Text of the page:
Frank McCourt, a real estate billionaire and former owner of the Los Angeles Dodgers, has announced his intention to acquire TikTok as part of a broad initiative to create a healthier internet. McCourt's bid comes as TikTok faces a potential ban in the United States, following President Joe Biden's signing of a law last month that requires the platform to find a new owner or face prohibition.

While McCourt did not disclose the financial details of his proposed bid or his estimation of TikTok's worth, he emphasized the opportunity to rewire how social media works. Under his proposal, TikTok would operate on an open-source, decentralized protocol where users have control over their own data, regardless of the social media app they use.

"We can, and must, do more to safeguard the health and well-being of our children, families, democracy and society," McCourt said in a statement. "We believe we can preserve - and enhance - the TikTok experience by giving individuals and creators on the platform the value and control they deserve regarding who has access to their data and how it is used."

McCourt, who has been a vocal critic of technology giants for exploiting users and undermining the internet's original open vision, is working with investment firm Guggenheim Securities and law firm Kirkland & Ellis to assemble the bid. He also noted that the push is backed by Sir Tim Berners-Lee, the inventor of the World Wide Web.

McCourt joins a growing list of potential suitors for TikTok, which boasts 170 million American users. Other interested parties include former Treasury Secretary Steven Mnuchin and Kevin O'Leary, the Canadian chairman of the private venture capital firm O'Leary Ventures.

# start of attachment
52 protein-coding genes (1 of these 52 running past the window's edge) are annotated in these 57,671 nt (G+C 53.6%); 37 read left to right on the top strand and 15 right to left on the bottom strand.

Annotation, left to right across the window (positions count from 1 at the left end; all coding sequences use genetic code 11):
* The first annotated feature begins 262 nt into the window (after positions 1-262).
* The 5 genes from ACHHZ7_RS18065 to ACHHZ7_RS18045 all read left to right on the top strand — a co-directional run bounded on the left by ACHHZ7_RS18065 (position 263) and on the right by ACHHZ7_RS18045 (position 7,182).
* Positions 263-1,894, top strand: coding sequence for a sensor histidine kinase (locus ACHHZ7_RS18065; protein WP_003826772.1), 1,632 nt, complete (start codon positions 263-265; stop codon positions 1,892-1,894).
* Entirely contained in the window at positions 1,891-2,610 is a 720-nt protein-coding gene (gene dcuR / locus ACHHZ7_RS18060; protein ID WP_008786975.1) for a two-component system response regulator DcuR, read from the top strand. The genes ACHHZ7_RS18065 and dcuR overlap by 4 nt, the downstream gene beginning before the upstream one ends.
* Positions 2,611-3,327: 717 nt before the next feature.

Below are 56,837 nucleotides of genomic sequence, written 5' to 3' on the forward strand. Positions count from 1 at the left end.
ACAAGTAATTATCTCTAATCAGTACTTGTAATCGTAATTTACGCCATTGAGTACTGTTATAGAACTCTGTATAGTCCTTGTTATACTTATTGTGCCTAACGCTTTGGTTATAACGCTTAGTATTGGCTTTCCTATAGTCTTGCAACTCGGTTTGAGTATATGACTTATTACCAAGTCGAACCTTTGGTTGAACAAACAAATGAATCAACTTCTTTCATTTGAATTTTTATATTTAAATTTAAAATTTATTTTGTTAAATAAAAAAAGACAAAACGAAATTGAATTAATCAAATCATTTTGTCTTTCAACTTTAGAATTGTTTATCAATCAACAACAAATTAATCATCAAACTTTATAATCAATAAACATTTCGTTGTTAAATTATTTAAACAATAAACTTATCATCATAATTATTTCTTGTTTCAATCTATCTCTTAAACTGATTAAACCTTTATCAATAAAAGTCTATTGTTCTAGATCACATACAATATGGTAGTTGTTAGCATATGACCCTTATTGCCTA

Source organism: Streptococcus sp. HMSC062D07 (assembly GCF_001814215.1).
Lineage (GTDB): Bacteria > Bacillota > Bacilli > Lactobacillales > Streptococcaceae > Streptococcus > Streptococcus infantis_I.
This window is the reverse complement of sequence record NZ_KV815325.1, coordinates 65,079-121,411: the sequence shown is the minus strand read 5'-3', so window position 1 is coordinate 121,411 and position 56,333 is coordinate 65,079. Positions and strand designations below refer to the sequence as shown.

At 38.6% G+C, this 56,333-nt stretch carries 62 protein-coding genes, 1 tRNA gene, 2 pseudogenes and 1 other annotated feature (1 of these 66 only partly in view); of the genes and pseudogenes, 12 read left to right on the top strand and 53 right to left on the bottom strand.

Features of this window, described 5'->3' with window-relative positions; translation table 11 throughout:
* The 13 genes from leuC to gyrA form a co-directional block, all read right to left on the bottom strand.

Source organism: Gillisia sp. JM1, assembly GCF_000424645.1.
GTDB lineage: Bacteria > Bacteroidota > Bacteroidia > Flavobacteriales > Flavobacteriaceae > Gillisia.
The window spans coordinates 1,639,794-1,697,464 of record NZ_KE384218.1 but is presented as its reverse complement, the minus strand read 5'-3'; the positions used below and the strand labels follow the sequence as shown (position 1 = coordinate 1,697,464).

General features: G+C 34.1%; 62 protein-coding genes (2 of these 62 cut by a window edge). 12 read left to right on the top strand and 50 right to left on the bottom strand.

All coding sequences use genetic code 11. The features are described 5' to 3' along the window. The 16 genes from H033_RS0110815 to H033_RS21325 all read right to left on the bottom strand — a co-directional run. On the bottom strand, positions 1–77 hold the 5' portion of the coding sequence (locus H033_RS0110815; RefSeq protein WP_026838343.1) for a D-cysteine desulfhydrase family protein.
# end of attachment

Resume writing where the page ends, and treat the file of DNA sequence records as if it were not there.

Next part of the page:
However, TikTok has indicated that it is not for sale and has begun to mount a legal fight against the new law. The company sued to block the legislation earlier this month, arguing that spinning off from its Chinese parent company, ByteDance, is not feasible and that the law would lead to a ban of the app in the United States starting in January 2024.

TikTok's lawsuit claims that the US government has unconstitutionally singled out and banned the short-form video app in an unprecedented exercise of congressional power that would affect both the platform and its American users.

In a separate lawsuit filed on Tuesday, a group of eight TikTok creators also challenged the potential ban, calling the law an "extraordinary restraint on speech that violates the First Amendment." The group, which collectively claims approximately 14 million followers on TikTok, alleges that the law "promises to shutter a discrete medium of communication that has become part of American life."

The creators involved in the suit, who include a college football coach, a rancher and former US marine, and a small business owner, claim that they could lose money earned through TikTok's Creator Fund or by promoting their small businesses if the app were banned. They also assert that their attempts to use other platforms have proven less successful.

"As Americans, we should be able to pick whatever apps we use and the government shouldn't have the power to take that freedom away from us haphazardly," said Topher Townsend, one of the creators involved in the suit. "TikTok contributes significantly to my income and allowed the opportunity to be a full-time creator for almost four years now ... This (new law) is being driven by larger politics, but the end result is going to harm a lot of people, including me."